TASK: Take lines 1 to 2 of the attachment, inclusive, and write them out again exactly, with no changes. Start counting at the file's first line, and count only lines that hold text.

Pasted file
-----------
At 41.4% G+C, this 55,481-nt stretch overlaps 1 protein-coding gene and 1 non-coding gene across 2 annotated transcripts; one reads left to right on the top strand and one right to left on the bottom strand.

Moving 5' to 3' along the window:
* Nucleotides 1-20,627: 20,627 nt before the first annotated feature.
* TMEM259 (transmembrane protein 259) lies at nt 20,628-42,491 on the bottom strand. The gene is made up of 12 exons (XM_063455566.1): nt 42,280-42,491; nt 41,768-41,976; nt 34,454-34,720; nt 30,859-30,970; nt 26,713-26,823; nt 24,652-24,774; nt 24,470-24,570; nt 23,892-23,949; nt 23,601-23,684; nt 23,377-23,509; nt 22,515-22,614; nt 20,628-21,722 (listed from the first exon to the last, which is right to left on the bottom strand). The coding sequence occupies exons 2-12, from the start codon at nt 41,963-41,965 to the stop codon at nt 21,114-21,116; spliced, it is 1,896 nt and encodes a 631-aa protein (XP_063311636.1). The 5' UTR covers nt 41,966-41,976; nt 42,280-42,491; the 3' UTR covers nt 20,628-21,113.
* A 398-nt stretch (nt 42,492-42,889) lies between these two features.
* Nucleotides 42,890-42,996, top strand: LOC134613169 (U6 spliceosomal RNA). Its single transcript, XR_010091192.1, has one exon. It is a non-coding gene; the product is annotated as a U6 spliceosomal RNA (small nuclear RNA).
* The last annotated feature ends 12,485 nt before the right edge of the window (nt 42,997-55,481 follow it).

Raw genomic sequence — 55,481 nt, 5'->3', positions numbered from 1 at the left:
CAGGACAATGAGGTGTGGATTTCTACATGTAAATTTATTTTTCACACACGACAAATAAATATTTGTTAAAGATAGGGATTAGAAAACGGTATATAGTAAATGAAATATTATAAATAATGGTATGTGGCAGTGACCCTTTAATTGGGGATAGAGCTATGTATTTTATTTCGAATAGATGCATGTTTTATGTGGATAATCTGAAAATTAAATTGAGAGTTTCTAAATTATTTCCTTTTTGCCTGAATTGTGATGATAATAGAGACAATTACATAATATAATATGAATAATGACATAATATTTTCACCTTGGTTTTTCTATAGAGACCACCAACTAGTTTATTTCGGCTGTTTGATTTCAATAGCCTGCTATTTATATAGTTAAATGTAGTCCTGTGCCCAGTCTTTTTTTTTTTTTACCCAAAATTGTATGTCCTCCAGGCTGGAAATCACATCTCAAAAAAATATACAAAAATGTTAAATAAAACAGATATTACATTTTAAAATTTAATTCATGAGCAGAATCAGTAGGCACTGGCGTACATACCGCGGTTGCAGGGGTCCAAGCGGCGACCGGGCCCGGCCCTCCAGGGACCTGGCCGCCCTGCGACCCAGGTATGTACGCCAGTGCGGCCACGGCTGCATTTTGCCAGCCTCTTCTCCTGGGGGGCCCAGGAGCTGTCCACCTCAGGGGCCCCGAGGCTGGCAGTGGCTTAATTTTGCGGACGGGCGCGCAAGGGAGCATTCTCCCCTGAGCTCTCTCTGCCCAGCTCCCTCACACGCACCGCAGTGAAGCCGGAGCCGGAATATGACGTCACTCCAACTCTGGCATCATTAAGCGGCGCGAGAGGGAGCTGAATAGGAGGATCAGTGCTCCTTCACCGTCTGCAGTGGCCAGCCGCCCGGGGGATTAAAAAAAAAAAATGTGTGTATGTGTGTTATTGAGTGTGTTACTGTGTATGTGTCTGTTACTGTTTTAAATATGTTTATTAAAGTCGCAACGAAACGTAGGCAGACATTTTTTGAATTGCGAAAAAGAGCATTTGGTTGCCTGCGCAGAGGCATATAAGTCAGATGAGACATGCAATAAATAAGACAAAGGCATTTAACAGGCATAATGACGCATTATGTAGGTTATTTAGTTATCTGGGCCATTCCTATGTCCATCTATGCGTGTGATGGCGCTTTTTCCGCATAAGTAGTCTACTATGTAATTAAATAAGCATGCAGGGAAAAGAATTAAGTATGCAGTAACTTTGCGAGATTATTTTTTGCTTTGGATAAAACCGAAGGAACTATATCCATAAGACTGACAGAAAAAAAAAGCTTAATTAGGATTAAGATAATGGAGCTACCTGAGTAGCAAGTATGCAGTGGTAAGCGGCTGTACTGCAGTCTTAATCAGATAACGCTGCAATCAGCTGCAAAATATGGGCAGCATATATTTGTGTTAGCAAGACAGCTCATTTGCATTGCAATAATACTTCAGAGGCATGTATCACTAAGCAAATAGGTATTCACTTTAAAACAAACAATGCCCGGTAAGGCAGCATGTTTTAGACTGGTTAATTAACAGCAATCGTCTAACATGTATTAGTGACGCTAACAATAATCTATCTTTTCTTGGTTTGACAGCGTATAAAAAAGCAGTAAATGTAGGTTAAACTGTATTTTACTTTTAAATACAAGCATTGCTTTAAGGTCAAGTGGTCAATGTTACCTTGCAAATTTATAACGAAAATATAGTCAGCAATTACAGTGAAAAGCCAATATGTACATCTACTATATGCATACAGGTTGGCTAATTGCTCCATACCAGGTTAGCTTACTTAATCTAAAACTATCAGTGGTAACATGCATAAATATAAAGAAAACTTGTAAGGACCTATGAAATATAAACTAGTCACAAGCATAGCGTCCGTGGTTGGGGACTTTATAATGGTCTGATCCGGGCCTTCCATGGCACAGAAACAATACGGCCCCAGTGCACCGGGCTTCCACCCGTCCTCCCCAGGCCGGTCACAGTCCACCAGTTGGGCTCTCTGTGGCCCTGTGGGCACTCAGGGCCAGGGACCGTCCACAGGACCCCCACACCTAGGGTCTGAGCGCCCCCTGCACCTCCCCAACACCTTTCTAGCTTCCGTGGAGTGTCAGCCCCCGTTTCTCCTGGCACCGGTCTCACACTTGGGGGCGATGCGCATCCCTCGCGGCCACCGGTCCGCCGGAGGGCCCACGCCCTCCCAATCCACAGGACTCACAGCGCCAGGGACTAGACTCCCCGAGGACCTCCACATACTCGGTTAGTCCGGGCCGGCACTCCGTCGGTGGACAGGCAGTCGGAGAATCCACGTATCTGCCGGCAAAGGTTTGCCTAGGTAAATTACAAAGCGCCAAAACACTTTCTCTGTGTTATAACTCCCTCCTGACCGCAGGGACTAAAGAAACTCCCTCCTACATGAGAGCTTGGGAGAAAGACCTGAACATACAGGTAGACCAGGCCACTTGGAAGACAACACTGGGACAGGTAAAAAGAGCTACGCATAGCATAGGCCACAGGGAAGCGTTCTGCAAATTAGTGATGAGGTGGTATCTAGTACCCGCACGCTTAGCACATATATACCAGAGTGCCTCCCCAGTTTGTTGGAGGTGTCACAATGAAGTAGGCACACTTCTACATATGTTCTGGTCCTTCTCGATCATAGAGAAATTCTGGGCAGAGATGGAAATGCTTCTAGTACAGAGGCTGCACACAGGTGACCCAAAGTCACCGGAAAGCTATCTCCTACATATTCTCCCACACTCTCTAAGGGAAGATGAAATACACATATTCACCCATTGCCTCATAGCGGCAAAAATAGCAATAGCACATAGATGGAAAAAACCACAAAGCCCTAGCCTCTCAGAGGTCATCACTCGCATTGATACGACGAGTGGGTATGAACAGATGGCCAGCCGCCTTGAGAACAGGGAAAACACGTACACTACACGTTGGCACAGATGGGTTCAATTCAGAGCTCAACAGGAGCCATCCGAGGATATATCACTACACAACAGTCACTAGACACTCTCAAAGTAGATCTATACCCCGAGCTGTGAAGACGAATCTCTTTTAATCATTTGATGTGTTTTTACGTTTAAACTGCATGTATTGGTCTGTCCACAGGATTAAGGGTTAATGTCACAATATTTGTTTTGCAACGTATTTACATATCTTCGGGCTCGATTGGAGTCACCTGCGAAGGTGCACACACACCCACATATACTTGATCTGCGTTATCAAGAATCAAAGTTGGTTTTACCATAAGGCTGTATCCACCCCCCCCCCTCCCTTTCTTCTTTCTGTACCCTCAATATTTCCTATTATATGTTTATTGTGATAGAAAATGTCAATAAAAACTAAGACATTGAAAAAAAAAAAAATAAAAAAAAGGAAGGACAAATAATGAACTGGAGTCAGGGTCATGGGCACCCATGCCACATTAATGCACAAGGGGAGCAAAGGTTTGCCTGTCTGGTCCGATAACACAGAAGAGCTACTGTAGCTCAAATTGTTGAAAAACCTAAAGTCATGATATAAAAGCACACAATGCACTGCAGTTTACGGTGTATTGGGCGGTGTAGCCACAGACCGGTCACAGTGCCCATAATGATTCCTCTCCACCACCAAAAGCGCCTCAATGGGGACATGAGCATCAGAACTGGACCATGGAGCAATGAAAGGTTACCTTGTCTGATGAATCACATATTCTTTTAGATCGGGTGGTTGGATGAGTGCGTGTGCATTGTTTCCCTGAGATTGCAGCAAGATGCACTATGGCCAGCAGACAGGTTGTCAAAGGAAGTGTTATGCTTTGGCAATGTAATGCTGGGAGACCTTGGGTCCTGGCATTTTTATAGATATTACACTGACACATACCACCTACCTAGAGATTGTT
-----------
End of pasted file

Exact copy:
At 41.4% G+C, this 55,481-nt stretch overlaps 1 protein-coding gene and 1 non-coding gene across 2 annotated transcripts; one reads left to right on the top strand and one right to left on the bottom strand.

Moving 5' to 3' along the window: